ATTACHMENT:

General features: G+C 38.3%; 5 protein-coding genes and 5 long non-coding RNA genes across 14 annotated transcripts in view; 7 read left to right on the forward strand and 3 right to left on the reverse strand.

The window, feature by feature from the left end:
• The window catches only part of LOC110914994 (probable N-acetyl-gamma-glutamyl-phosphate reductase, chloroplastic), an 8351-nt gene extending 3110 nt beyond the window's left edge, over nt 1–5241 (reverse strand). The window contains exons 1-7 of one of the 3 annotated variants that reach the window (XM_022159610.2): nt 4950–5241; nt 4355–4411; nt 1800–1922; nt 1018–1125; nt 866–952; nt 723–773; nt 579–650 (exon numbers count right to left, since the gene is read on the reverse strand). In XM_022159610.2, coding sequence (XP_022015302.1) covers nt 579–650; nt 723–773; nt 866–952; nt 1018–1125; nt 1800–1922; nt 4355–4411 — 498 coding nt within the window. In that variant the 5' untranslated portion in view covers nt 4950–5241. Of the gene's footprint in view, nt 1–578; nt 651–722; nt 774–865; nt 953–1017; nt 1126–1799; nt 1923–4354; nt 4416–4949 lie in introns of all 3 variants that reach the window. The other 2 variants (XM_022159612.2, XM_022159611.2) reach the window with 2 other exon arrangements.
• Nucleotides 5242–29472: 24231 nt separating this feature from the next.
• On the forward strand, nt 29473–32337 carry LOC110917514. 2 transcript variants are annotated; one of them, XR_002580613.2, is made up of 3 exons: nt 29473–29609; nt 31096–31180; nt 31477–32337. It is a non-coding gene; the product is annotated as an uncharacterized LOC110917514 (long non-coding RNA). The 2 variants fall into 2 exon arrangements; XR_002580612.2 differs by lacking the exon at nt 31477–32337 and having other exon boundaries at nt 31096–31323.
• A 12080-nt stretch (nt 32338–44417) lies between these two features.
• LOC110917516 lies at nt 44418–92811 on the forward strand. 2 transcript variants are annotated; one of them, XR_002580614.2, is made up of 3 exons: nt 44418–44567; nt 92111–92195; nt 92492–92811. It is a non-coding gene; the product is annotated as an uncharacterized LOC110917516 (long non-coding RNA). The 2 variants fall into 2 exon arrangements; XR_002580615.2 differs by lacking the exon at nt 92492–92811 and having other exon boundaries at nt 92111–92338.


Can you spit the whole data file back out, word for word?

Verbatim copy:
General features: G+C 38.3%; 5 protein-coding genes and 5 long non-coding RNA genes across 14 annotated transcripts in view; 7 read left to right on the forward strand and 3 right to left on the reverse strand.

The window, feature by feature from the left end:
• The window catches only part of LOC110914994 (probable N-acetyl-gamma-glutamyl-phosphate reductase, chloroplastic), an 8351-nt gene extending 3110 nt beyond the window's left edge, over nt 1–5241 (reverse strand). The window contains exons 1-7 of one of the 3 annotated variants that reach the window (XM_022159610.2): nt 4950–5241; nt 4355–4411; nt 1800–1922; nt 1018–1125; nt 866–952; nt 723–773; nt 579–650 (exon numbers count right to left, since the gene is read on the reverse strand). In XM_022159610.2, coding sequence (XP_022015302.1) covers nt 579–650; nt 723–773; nt 866–952; nt 1018–1125; nt 1800–1922; nt 4355–4411 — 498 coding nt within the window. In that variant the 5' untranslated portion in view covers nt 4950–5241. Of the gene's footprint in view, nt 1–578; nt 651–722; nt 774–865; nt 953–1017; nt 1126–1799; nt 1923–4354; nt 4416–4949 lie in introns of all 3 variants that reach the window. The other 2 variants (XM_022159612.2, XM_022159611.2) reach the window with 2 other exon arrangements.
• Nucleotides 5242–29472: 24231 nt separating this feature from the next.
• On the forward strand, nt 29473–32337 carry LOC110917514. 2 transcript variants are annotated; one of them, XR_002580613.2, is made up of 3 exons: nt 29473–29609; nt 31096–31180; nt 31477–32337. It is a non-coding gene; the product is annotated as an uncharacterized LOC110917514 (long non-coding RNA). The 2 variants fall into 2 exon arrangements; XR_002580612.2 differs by lacking the exon at nt 31477–32337 and having other exon boundaries at nt 31096–31323.
• A 12080-nt stretch (nt 32338–44417) lies between these two features.
• LOC110917516 lies at nt 44418–92811 on the forward strand. 2 transcript variants are annotated; one of them, XR_002580614.2, is made up of 3 exons: nt 44418–44567; nt 92111–92195; nt 92492–92811. It is a non-coding gene; the product is annotated as an uncharacterized LOC110917516 (long non-coding RNA). The 2 variants fall into 2 exon arrangements; XR_002580615.2 differs by lacking the exon at nt 92492–92811 and having other exon boundaries at nt 92111–92338.